I’ve completed a half-dozen comprehensive questionnaires in the past two months, as I desperately sought the cause, then the cessation of my private earthquakes, 0-9 n a Richter Scale… the jitters and shivers of my joints that fought against my peace of mind. My self-diagnosis – and the laughter of my loyal husband helped to keep me sane. It was clear I had PTSD.

Pandemic Tension & Stress Disorder

One of the questionnaires brought forth a childhood experience from age 5. The onset was sudden – and occurred in a summer of polio amongst the children of the Midwest – I couldn’t walk.

I was whisked, via ambulance, in the middle of the night to a Children’s Hospital fifty miles away. My parents likely followed in their car. A vivid image of the lower level entry of the ambulance entry remains, though other details are obscured. My thoughts – this is an odd circumstance past my bedtime.

My next shimmery memory is of my parents, smothered in white (mask, hospital coat, and gloves) hovering at the door of my isolated room. They were disallowed entry. The anxiety and fear showed in the worry lines of the eyes and foreheads. Their words were muffled. Worst, they couldn’t give me a hug, the event that I needed most.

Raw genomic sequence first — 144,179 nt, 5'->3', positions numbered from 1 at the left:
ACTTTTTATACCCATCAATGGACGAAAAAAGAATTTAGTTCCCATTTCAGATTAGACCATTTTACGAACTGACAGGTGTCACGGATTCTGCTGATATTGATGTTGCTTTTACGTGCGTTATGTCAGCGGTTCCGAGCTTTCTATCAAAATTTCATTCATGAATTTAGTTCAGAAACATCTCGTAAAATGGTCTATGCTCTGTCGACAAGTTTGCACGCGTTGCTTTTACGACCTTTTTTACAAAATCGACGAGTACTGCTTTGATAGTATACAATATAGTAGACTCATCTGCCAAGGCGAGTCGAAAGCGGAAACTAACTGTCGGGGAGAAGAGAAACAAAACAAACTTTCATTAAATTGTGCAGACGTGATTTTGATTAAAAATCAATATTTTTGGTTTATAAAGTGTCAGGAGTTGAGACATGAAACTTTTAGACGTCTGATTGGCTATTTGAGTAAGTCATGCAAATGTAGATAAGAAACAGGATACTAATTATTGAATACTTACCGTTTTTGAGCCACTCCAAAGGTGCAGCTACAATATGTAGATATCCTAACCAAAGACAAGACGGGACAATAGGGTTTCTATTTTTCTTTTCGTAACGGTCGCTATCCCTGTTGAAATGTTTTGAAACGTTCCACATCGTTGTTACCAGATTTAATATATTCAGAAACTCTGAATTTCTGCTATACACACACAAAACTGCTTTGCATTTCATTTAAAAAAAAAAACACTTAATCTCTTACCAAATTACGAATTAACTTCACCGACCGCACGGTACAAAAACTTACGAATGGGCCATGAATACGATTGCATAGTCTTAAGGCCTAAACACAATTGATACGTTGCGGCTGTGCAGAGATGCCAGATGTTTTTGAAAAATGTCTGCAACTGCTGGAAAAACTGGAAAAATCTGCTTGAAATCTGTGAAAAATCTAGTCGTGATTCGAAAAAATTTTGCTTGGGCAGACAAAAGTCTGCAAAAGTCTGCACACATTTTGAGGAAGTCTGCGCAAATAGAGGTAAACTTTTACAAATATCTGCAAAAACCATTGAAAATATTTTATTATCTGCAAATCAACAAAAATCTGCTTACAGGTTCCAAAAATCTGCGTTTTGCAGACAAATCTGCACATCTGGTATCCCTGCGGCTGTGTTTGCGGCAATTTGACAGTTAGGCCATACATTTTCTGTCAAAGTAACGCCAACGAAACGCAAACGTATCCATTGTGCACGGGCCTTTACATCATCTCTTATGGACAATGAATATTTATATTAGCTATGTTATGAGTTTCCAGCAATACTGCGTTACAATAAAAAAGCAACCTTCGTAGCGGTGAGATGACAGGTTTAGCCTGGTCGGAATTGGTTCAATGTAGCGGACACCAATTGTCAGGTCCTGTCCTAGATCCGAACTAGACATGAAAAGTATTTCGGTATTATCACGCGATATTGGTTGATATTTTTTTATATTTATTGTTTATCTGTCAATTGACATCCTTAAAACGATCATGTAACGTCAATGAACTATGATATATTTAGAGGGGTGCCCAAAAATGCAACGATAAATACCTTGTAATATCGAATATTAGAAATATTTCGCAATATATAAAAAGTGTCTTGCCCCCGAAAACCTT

My crib seemed like an animal’s cage, centered in the room. I felt punished for something I didn’t do. Even my toys, sent to me by caring family members, perhaps delivered via my parents’ single visit. As I recall, if I dropped any of those toys from my crib, they were whisked away, never to be seen again.

For example, I only have a tiny Alice in Wonderland, a stuffed animal – quilted and stuffed by my grandmother, and a manila folder booklet, tied into a book by plain ribbons, in which a trio of cousins cut-and-pasted pictures of kid-oriented pictures. These items are cherished.

Before the single room – ringed with waist-height glass windows that disallowed any privacy – I’d remained in a long wooden gurney, at least three places in the wide hallways (I can see those spots in my mind’s eye, too), because the hospital was overcrowded with children exhibiting symptoms. I can also recall that I experienced many lengthy spinal taps, screaming “You’re gonna hurt me” repeatedly as the long needle came near.

I’d never make a good victim of terrorism – I’d capitulate quickly.

Much of this parallels the current situation of American citizens as we endure the ill aura of COVID-19. We all have PTSD… and we wear masks to keep us safe, as my parents did sixty years ago.